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When my children were young and struggling with sinful behavior, I would quip, “I hope they pick up some of my strengths too!” Of course, it is natural to personalize everything our children say and do. And it’s true—our shaping influences profoundly affect our children. It shouldn’t surprise us that our children struggle in the same ways that we do. Children imitate their parents. In fact, we can promise ourselves that we will never duplicate our parents’ struggles, only to find ourselves struggling in the same ways. The apple never falls far from the tree.

But the reality is that our children sin because of their sinful nature, not because we sin. Actually, our struggles with sin can enable us to stand in solidarity with our children and give us insight to help them. So it is not hypocritical to correct our children when we struggle as well. Rather than lamenting that their sinful behavior often mirrors our own, our time would be better spent learning to bring them the same gospel help and hope that we have known.

We must answer two questions to overcome our uneasiness about correcting our children for the same sins we struggle with. First, “How can I correct my child when I fail in the same ways?” Think about how profoundly your Christian perspective should shape the way you respond to your child’s sin and your parenting role. The secular mind reasons: “What right do I have to correct others? I’m no better.” The Christian mind, however, must reason with a biblical view of sin and redemption. What gives us the right to speak to others about sin and the gospel remedy for sin? It is simple, yet so profound.

We have the right to speak because God has spoken, and we are His ambassadors. Proverbs 1:8–9 says, “Hear, my son, your father’s instruction, and forsake not your mother’s teaching.” God has called parents to instruct and correct children. Consider these foundational thoughts about correction.

The gospel is always the agenda in correction. Speaking to others about sin is not an end in itself. Rather, correction is God’s sovereign path to salvation. Galatians 3:24 (KJV) states, “The law was our schoolmaster to bring us unto Christ.” Sin—ours and our children’s—is a reminder that we need grace to atone for sin and to pursue sanctification. The law demonstrates our inability to obey in our own strength. Correction should always lead to the gospel.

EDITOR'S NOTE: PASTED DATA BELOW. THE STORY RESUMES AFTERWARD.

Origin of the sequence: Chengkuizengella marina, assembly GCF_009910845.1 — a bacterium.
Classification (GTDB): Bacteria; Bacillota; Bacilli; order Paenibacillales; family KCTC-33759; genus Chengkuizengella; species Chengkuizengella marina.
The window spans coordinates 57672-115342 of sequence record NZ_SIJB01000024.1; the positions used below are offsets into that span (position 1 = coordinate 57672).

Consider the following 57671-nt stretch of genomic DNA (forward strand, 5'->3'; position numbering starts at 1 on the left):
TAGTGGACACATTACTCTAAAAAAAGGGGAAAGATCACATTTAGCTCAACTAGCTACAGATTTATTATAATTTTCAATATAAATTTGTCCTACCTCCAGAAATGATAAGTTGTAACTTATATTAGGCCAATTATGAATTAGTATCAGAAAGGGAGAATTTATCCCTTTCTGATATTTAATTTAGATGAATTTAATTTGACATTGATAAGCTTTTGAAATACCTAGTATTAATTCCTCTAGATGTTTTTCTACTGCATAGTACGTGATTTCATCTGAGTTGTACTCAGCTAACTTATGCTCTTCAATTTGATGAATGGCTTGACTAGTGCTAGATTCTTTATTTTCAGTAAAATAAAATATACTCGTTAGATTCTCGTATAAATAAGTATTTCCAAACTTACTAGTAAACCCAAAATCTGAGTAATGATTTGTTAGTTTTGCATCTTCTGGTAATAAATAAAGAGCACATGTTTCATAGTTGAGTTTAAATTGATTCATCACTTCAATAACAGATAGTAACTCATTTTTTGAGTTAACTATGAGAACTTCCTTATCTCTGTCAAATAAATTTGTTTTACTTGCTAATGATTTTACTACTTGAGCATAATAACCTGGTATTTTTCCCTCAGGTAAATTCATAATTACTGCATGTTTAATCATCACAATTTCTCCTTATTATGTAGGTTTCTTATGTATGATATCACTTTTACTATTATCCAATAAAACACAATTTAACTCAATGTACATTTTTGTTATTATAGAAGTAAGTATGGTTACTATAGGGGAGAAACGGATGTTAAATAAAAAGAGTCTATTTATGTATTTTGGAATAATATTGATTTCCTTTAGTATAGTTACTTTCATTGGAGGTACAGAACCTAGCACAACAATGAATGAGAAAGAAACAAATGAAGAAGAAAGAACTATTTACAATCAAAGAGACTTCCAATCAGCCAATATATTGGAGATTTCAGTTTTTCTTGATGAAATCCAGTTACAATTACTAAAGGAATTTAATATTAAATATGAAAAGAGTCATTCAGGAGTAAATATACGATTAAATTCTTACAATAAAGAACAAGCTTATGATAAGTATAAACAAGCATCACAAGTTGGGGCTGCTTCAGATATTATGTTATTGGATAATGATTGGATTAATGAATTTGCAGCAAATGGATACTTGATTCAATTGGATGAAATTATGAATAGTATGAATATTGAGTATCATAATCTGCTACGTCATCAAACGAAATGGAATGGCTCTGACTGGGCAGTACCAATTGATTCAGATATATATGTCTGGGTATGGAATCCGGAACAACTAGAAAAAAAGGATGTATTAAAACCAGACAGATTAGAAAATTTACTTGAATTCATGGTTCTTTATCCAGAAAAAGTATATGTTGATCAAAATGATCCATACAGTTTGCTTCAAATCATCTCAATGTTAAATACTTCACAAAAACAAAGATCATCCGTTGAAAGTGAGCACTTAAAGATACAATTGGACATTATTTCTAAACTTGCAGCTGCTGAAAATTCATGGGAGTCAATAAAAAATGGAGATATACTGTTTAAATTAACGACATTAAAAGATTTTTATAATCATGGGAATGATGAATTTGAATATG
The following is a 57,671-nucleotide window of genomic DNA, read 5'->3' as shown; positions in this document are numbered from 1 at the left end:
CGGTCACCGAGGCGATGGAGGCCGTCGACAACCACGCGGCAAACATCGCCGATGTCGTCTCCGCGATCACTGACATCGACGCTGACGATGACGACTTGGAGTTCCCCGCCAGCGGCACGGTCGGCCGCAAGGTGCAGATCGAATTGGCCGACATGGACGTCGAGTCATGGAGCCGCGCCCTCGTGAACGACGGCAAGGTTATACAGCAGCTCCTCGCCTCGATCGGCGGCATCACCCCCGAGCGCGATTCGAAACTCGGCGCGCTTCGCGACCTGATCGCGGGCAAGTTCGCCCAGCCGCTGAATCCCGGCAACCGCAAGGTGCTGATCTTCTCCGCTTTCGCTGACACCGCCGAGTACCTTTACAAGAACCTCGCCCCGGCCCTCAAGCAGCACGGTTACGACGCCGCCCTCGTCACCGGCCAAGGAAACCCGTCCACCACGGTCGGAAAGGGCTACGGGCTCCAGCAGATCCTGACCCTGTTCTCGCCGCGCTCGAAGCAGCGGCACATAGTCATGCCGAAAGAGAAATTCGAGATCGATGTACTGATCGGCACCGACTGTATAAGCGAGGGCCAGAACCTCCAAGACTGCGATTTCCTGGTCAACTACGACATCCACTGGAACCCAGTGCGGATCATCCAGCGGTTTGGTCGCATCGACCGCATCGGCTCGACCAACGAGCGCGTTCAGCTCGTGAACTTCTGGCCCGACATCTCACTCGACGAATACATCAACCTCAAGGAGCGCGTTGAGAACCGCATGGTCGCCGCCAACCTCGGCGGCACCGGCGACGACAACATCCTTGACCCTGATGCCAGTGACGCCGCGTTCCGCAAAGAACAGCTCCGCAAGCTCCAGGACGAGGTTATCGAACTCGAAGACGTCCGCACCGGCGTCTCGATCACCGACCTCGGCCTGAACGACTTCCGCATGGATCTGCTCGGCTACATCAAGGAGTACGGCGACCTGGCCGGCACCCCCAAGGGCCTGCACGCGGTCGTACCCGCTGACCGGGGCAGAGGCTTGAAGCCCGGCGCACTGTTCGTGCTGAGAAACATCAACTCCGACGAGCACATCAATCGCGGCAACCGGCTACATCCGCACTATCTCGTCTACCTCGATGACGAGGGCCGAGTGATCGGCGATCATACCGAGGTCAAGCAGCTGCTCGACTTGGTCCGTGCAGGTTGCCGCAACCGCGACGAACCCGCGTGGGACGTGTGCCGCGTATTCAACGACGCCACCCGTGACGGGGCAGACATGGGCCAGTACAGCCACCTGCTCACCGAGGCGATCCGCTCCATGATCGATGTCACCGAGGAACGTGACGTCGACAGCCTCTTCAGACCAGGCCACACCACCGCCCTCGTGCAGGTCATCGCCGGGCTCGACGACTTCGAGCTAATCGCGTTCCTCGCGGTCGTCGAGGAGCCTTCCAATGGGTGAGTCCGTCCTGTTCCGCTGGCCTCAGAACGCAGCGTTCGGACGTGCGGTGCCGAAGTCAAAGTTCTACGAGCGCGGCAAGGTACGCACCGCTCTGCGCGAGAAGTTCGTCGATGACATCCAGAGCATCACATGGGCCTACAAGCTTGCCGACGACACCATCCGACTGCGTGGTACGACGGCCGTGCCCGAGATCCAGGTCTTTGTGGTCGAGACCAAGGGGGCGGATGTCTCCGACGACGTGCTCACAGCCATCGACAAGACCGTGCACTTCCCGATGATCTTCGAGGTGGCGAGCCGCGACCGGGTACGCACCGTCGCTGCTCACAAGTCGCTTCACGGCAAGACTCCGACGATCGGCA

Biblical correction focuses on the heart as the source of sinful behavior (see James 4:1–3). God has identified our struggle with sin first in the attitudes and desires of our hearts and then in our behavior. Behavior is a window into the desires of the heart. Changing only behavior short-circuits God’s purpose to invade the heart and bring true repentance and lasting change.

The gospel is always the agenda in correction.

God’s people are called to be light and salt to others. God has provided for our redemption through Christ’s perfect life, atoning death, resurrection, and high priestly office. We are His ambassadors. We are to bring the ministry of reconciliation to others (see 2 Cor. 5:18–19). For parents, that calling is to raise our children in the fear and admonition of the Lord. It is to bring instruction, correction, and discipline that keeps their need and God’s provision front and center. Understanding our mission to take the gospel to the whole world, starting “in Jerusalem” (think: your home), animates our desire to bring life-giving truth to our children.

Second, “How can my child and I find help and hope for our struggles with sin?” Imitate Christ’s response to your sin. Come alongside your struggling child rather than standing over him. Imitate what Christ did in the incarnation. He entered our world. He looked at the world through our eyes so that He could identify with our struggle. Hebrews 4:15 proclaims that our High Priest is able to help us because He was tempted in every way, yet without sin. Here are some important considerations for correcting your children.

Be transparent and quick to acknowledge your own sin. Let your child know that you understand and are sympathetic to his struggle. Be quick to ask forgiveness when your sin has had implications for your child. Perhaps your impatience has led to harsh words or anger. Perhaps your sin has contributed to his struggle or discouraged his confidence in gospel hope. Ask his forgiveness for your heart attitudes (fear, pride, self-love, etc.) and for your resulting sinful behavior.

Share Scripture insight to describe the sin and its consequences and Scriptures that promise hope to overcome. What Scripture passages have helped you identify the desires and struggles of your heart? Use your personal heart-searching journey to help your child on her journey. What promises of God and descriptions of Christ’s enabling have filled you with hope and energized your faith? Give your child appropriate insight into your own struggles that can encourage her that there is hope and help for you both in Christ.

Help your child understand that Christian growth doesn’t mean that we never again struggle with sin. Christian growth is learning how to access the gospel in our time of need. Help your child learn to flee to the cross of Christ in times of temptation. Help him understand the power and personal import of Hebrews 4:16: “Let us then with confidence draw near to the throne of grace, that we may receive mercy and find grace to help in time of need.”

How can we respond to our children when they commit the same sins that we are guilty of? Think of your calling as a privilege and responsibility to bring the same life-changing instruction and correction to your child that you have known from the Savior. Imitate Christ’s response to your sin with humble, gospel-embracing help and hope for your child.

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